The big disparities in species richness among evolutionary lineages have been fascinating and challenging scientists since Darwin’s time. Although geographical factors have been traditionally thought to promote speciation, the importance of ecological interactions as one of the drivers of diversification has been underscored. For example, is it possible to wonder that food quality might influence patterns of diversification in coral reefs?
A new study conducted in Brazil and Australia shows that this is an important aspect to account for when looking at the evolution of coral reef fishes.
A new study suggests that reef fish species may be hitting a ‘glass ceiling’ as water temperatures raise while reef predators receive substantial energy subsides from sources outside the reefs.
An international team of researchers led by scientists at Macquarie University offers a fresh perspective on threats to the health and biodiversity of reef ecosystems by synthesising energy expenditure data for individual fish with abundance and biomass data collected from reef fish communities all over the world.
The corals that build spectacular structures, like the Great Barrier Reef, can be killed in many different ways. Over the past few decades, the focus has been on extreme and rare events, such as tropical cyclones, thermal bleaching and outbreaks of the coral-eating crown-of-thorns starfish. However, a new study published in Ecology Letters raises important implications for policymakers to not ignore day-to-day reef death in environmental planning.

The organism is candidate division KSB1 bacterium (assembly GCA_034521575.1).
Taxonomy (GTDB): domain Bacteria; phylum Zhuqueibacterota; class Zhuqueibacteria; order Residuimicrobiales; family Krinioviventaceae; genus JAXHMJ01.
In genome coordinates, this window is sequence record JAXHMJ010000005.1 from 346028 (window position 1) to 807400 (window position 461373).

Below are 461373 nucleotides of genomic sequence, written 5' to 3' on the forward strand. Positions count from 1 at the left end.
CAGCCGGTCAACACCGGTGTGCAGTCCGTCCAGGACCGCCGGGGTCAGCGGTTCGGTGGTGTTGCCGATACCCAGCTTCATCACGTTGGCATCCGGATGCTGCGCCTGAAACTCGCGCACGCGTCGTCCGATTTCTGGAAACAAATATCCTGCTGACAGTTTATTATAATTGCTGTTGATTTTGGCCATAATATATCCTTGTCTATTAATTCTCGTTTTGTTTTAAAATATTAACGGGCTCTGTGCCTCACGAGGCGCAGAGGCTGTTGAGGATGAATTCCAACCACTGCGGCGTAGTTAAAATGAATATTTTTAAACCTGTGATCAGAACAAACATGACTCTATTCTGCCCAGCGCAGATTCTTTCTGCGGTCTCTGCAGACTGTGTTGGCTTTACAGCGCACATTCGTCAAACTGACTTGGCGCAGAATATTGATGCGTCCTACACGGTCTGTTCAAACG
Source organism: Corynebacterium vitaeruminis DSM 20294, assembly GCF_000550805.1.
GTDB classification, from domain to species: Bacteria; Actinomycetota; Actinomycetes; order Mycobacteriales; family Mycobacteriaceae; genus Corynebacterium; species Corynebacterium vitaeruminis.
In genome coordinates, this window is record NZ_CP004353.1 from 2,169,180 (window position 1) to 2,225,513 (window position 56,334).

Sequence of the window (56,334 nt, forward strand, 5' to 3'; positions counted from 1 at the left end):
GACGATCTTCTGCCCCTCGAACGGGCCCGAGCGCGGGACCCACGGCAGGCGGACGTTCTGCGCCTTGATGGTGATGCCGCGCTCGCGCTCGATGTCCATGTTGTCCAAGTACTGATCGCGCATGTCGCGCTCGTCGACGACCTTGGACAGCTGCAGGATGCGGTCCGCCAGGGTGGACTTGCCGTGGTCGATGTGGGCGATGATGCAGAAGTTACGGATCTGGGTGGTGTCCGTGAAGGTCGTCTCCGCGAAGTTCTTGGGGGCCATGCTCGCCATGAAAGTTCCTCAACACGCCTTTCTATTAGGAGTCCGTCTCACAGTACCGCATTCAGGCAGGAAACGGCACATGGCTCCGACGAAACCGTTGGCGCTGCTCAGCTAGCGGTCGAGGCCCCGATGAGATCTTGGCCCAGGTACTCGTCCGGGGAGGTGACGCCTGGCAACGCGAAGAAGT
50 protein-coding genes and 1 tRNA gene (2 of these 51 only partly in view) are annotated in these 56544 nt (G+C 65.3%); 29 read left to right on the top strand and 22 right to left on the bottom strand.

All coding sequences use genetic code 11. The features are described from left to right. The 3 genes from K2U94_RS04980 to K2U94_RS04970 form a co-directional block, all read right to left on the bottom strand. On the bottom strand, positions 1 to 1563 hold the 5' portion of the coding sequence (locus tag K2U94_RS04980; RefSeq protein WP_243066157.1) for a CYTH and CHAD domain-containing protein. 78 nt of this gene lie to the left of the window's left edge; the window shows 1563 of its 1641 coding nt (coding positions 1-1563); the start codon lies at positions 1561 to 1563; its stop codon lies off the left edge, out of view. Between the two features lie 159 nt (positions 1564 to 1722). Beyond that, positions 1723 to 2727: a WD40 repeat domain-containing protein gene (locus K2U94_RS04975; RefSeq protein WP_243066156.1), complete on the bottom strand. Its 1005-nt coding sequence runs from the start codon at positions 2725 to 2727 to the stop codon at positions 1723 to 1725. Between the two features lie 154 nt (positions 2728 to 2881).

Like worms. Time-lapse footage from Tom Hata’s [link] larval settlement work at Lizard Island last coral spawning (November 2013).
The Coral Trait Database is a growing compilation of scleractinian coral life history trait, phylogenetic and biogeographic data. As of this post, there are 87,314 coral observations with 95,828 trait entries for 1,555 coral species in the database. Most of these entries are for shallow-water, reef-building species. The second beta has has a number of improvements including a new database structure for better capturing multiple traits of the same colonies living in different habitats and/or environmental conditions.